(February 27, 2018 / JNS) Students with special needs often feel overwhelmed and helpless; many roadblocks can appear to block their way to success and cause them to think that the world is against them. But Yaakov Guttman, an Israeli firefighter who served with distinction in the Israel Defense Forces, seeks to bring attention to the way his teachers built him up, enabling him to overcome the stigma about his own learning disabilities, and be able to thrive and serve in Israel, his chosen country.
“In every child, in every person, there is value,” stresses Guttman. “My teachers decided that I was worth something. If you believe in a child—if you believe in what they can do—and you show them that you believe in them, then they will start believing in themselves and move forward.”
To support the school he attended, Guttman agreed to star in a recent documentary made about his life, highlighting the challenges he endured that ultimately led to his success. The film describes an illiterate child who lost his father to a heart attack at the age of 10, bringing sadness and confusion to his family life. It follows him until his IDF service and current work as a firefighter.
The now 34-year-old returns, again and again, to the lessons his school taught him, working to provide inspiration and support to students who might be struggling with similar challenges.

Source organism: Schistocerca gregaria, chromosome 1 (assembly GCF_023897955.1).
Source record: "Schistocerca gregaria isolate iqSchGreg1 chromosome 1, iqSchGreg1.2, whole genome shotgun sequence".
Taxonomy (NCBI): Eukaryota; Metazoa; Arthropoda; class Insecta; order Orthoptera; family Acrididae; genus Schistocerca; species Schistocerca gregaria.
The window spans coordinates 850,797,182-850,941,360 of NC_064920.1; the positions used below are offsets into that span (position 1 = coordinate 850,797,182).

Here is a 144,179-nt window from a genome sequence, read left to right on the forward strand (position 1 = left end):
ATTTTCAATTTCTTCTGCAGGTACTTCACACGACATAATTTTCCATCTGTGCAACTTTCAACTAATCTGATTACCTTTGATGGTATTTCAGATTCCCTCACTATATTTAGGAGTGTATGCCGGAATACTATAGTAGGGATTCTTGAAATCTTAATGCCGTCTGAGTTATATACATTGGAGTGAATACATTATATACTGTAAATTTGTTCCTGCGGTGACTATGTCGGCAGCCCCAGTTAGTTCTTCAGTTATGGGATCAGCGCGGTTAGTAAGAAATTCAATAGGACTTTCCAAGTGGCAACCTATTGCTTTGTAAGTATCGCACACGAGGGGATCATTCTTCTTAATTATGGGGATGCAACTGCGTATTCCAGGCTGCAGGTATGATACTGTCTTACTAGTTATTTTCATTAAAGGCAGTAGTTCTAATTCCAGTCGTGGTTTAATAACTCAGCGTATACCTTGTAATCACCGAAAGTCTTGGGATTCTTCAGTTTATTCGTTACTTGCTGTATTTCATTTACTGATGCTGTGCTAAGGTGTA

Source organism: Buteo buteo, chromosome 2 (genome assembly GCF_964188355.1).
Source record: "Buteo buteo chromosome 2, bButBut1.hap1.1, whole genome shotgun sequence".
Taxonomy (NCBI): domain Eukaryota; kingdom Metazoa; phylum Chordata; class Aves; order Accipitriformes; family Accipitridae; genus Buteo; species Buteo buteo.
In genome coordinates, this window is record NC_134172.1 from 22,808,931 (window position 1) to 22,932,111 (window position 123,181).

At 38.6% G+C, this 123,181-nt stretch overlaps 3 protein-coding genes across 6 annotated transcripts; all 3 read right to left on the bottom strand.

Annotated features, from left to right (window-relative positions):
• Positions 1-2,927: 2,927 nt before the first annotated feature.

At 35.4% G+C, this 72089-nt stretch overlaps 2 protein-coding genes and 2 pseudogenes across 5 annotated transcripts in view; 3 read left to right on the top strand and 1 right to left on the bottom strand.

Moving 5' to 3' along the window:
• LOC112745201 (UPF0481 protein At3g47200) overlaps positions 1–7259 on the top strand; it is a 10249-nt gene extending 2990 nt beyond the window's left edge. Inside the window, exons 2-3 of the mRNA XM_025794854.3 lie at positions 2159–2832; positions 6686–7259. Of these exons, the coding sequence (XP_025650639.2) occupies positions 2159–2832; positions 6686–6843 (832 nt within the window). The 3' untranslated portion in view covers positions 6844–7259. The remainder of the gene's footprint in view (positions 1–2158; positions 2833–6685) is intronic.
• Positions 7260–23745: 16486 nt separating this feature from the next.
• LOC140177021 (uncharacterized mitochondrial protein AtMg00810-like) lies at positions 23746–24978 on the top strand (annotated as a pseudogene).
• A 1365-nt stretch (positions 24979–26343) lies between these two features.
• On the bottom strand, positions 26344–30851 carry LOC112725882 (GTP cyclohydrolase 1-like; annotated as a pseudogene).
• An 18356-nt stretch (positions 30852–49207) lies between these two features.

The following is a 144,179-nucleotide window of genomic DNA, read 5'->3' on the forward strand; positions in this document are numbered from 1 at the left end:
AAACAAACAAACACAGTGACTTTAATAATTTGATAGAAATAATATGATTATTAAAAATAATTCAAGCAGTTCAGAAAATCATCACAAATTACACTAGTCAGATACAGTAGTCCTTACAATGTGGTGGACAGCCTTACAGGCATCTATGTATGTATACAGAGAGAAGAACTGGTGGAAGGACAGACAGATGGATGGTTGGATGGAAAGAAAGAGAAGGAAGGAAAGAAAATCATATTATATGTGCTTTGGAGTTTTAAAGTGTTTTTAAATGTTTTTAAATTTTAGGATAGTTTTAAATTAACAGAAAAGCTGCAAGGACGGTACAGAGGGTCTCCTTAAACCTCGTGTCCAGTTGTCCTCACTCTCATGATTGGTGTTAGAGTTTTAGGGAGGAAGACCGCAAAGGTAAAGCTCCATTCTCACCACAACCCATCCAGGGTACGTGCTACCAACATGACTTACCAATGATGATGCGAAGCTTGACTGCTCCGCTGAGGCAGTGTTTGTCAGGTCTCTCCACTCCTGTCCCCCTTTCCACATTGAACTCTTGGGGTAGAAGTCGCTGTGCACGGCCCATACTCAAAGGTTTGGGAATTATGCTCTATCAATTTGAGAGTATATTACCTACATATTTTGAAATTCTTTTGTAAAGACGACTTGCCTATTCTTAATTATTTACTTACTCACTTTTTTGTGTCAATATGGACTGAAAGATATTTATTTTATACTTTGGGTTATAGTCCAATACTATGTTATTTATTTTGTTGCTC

Guttman graduated from Sinai Schools at Kushner, a Jewish day school for students with a wide range of special needs that is part of the Joseph Kushner Hebrew Academy, in Livingston, N.J. In the film, he describes his severe learning disabilities, including dyslexia, and credits Sinai staff with teaching him to read at age 10 after multiple false starts and emotional upheavals. After succeeding there and then being mainstreamed at Kushner for multiple subjects, including as a star on the school’s basketball team, he gained more and more confidence in his abilities.
“Inclusion plays a vital role in our work at Sinai,” explains Rabbi Yisrael Rothwachs, the school’s dean, noting that Gutmann’s ability to “feel normal,” and enjoy and excel at activities such as basketball, became a way for him to thrive in and relate to his larger community. Rothwachs adds that Sinai Schools now operate six “inclusion-by-design” programs for elementary-age and high school students inside Jewish day schools in New Jersey. The school will open its seventh outpost this fall, inside SAR Academy in New York City.
‘Determination pushed him through’
Guttman came to Israel 14 years ago, where he first attended Yeshivat Lev HaTorah as part of a gap-year program. He says he felt immediately at home in Israel, benefiting from a close friendship with Rabbi Yehoshua Fass, the founder of Nefesh B’Nefesh, who was one of his yeshivah teachers. Guttman used his time in yeshivah as a springboard to join the IDF as a lone soldier, eventually serving with distinction.
“He got into a unit that usually breaks people,” says Fass, “and I thought he would ask to be transferred to a different unit. But his determination pushed him through and he didn’t quit.”